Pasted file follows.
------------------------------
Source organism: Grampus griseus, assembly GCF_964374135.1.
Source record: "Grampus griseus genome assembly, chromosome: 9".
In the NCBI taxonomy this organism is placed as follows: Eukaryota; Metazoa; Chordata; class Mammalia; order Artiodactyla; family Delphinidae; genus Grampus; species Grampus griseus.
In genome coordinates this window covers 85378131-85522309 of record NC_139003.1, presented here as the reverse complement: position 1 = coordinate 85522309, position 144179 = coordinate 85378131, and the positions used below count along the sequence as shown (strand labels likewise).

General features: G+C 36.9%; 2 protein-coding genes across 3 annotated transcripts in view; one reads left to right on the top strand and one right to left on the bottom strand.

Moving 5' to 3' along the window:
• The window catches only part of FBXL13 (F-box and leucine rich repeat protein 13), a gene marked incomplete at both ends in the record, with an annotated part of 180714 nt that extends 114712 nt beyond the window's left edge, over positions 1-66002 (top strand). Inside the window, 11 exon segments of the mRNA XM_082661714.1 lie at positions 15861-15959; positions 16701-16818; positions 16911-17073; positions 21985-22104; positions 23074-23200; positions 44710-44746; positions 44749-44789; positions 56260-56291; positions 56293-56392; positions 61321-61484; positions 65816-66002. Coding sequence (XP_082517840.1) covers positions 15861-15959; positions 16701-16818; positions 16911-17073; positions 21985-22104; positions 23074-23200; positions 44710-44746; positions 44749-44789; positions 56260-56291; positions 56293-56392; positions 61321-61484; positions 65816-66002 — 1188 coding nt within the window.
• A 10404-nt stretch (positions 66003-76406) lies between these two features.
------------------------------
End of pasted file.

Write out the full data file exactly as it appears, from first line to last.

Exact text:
Source organism: Grampus griseus, assembly GCF_964374135.1.
Source record: "Grampus griseus genome assembly, chromosome: 9".
In the NCBI taxonomy this organism is placed as follows: Eukaryota; Metazoa; Chordata; class Mammalia; order Artiodactyla; family Delphinidae; genus Grampus; species Grampus griseus.
In genome coordinates this window covers 85378131-85522309 of record NC_139003.1, presented here as the reverse complement: position 1 = coordinate 85522309, position 144179 = coordinate 85378131, and the positions used below count along the sequence as shown (strand labels likewise).

General features: G+C 36.9%; 2 protein-coding genes across 3 annotated transcripts in view; one reads left to right on the top strand and one right to left on the bottom strand.

Moving 5' to 3' along the window:
• The window catches only part of FBXL13 (F-box and leucine rich repeat protein 13), a gene marked incomplete at both ends in the record, with an annotated part of 180714 nt that extends 114712 nt beyond the window's left edge, over positions 1-66002 (top strand). Inside the window, 11 exon segments of the mRNA XM_082661714.1 lie at positions 15861-15959; positions 16701-16818; positions 16911-17073; positions 21985-22104; positions 23074-23200; positions 44710-44746; positions 44749-44789; positions 56260-56291; positions 56293-56392; positions 61321-61484; positions 65816-66002. Coding sequence (XP_082517840.1) covers positions 15861-15959; positions 16701-16818; positions 16911-17073; positions 21985-22104; positions 23074-23200; positions 44710-44746; positions 44749-44789; positions 56260-56291; positions 56293-56392; positions 61321-61484; positions 65816-66002 — 1188 coding nt within the window.
• A 10404-nt stretch (positions 66003-76406) lies between these two features.